Sometimes couples get so wrapped up planning the wedding; they forget about the actual marriage. Married life isn’t all cozy dinners and regular sex; it’s also a lot of compromise and communication. So what are the newly-wed hurdles and how will we get through them?

Compromise.
The word sounds easy enough, but when it comes to all the routine parts in our lives we take for granted (and have been doing the same way for years), it can be easier said than done.

You may be a clean freak and he may think it’s fine to leave a week’s worth of dishes in the sink. Or he might crash at 10 p.m. while you’d rather stay up past midnight. Each of these living adjustments can initially seem like deal breakers, but if you’re married then you can’t bail so easily—you need to find some middle ground. That may mean you don’t blow up at him whenever there’s a dirty plate on the counter and he takes a nap in the evening so he can stay up with you, but whatever the solution, it should be something the two of you come up with together.

Family, Friends and Houseguests.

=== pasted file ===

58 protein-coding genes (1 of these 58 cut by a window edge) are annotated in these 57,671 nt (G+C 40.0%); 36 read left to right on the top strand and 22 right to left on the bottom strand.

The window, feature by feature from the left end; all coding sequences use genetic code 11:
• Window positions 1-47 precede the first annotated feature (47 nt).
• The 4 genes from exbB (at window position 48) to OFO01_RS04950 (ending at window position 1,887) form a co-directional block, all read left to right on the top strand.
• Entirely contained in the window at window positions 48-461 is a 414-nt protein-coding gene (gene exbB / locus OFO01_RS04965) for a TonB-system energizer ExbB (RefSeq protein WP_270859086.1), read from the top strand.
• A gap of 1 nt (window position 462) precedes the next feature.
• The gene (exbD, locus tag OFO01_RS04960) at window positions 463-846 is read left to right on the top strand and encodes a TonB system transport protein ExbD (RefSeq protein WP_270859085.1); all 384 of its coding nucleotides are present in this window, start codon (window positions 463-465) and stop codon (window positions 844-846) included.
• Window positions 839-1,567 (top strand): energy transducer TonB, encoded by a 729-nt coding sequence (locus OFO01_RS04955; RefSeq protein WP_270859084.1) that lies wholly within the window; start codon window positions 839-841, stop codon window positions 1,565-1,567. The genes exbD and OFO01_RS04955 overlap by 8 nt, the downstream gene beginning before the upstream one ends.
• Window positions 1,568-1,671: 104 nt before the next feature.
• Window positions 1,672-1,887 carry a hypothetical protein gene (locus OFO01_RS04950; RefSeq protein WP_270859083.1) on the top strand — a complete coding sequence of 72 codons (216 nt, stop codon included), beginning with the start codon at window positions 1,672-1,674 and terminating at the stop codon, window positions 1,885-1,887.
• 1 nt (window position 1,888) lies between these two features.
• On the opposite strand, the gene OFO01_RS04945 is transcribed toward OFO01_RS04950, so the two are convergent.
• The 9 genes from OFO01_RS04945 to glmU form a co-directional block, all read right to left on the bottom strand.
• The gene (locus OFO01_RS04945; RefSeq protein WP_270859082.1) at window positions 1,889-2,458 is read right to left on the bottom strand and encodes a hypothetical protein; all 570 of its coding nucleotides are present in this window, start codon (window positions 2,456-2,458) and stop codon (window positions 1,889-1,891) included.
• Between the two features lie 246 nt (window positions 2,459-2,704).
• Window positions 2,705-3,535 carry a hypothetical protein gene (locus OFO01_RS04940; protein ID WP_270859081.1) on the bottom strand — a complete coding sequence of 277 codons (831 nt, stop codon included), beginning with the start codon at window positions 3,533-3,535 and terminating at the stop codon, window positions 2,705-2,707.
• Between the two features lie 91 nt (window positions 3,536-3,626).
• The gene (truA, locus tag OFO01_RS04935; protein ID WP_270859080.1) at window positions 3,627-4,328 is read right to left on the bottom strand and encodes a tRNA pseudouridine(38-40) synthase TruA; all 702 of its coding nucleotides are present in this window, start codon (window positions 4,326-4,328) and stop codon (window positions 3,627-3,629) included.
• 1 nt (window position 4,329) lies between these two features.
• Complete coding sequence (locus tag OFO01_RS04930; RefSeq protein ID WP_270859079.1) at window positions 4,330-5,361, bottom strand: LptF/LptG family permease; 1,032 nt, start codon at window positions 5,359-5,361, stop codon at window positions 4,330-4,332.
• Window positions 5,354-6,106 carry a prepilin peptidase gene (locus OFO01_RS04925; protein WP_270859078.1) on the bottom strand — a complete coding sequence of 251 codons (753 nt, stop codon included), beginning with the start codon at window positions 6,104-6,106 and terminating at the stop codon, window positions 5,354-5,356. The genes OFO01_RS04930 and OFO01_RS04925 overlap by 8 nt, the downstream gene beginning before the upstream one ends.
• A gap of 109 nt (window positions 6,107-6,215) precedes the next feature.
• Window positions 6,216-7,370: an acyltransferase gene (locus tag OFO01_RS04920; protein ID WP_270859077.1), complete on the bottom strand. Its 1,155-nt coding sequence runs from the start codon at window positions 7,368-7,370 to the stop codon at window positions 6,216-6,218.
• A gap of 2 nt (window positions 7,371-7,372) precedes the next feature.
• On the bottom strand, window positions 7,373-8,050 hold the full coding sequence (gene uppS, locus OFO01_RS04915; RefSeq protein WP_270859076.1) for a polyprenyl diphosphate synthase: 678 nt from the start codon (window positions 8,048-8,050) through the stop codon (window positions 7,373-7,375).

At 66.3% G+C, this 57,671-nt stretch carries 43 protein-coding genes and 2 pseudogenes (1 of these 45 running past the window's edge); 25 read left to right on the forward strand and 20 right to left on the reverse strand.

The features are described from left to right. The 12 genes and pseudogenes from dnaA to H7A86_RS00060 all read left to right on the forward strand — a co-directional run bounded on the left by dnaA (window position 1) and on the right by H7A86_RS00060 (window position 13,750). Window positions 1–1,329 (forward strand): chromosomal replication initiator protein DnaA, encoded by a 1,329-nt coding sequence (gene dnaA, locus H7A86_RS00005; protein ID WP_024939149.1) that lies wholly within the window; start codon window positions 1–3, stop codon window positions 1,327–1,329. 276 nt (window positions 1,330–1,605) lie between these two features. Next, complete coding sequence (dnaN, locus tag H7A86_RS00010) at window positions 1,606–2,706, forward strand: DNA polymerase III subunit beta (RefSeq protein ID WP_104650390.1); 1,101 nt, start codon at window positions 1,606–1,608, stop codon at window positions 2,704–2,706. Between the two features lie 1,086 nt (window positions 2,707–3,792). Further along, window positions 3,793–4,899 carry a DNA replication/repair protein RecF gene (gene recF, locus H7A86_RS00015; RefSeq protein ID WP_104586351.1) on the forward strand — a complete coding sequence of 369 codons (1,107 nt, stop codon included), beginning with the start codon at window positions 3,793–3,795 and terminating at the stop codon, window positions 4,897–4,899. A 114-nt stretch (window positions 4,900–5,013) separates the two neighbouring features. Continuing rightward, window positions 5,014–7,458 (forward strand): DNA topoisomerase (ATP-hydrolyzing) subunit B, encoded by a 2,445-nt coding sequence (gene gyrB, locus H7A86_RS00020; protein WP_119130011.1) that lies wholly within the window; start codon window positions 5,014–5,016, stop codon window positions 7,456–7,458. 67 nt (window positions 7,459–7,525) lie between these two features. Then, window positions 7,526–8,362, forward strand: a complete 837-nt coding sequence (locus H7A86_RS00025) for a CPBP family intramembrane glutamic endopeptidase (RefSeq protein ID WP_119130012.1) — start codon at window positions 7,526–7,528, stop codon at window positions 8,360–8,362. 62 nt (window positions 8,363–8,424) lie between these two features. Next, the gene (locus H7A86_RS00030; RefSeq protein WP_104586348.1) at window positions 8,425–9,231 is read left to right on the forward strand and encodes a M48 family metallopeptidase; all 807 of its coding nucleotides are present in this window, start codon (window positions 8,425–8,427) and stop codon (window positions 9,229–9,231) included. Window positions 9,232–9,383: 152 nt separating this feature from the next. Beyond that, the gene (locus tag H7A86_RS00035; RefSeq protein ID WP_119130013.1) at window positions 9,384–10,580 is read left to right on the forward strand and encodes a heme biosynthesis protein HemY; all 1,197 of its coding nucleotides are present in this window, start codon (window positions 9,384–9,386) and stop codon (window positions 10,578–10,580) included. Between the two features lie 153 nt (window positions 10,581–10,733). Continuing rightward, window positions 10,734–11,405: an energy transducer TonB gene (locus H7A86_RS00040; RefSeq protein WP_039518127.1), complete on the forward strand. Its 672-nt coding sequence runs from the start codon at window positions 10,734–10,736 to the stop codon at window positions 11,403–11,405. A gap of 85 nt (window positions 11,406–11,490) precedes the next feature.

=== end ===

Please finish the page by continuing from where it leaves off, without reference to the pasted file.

Couples need to decide how often family and friends will be invited over and how much time they’ll spend socializing because people often have very different expectations of what’s appropriate. He may not want your mother staying with you for two weeks at a time and you may not want his old frat buddies taking over the living room. So speak up early and establish your family boundaries.

“You have to make a decision that, if I’m going to get married, my family has to take second place, and you have to say that, they take second place. If you are not willing to put your family and friends second, then you’re not ready to get married,” says Judge Lynn Toler, from the show Divorce Courtand now on the new show Decision House.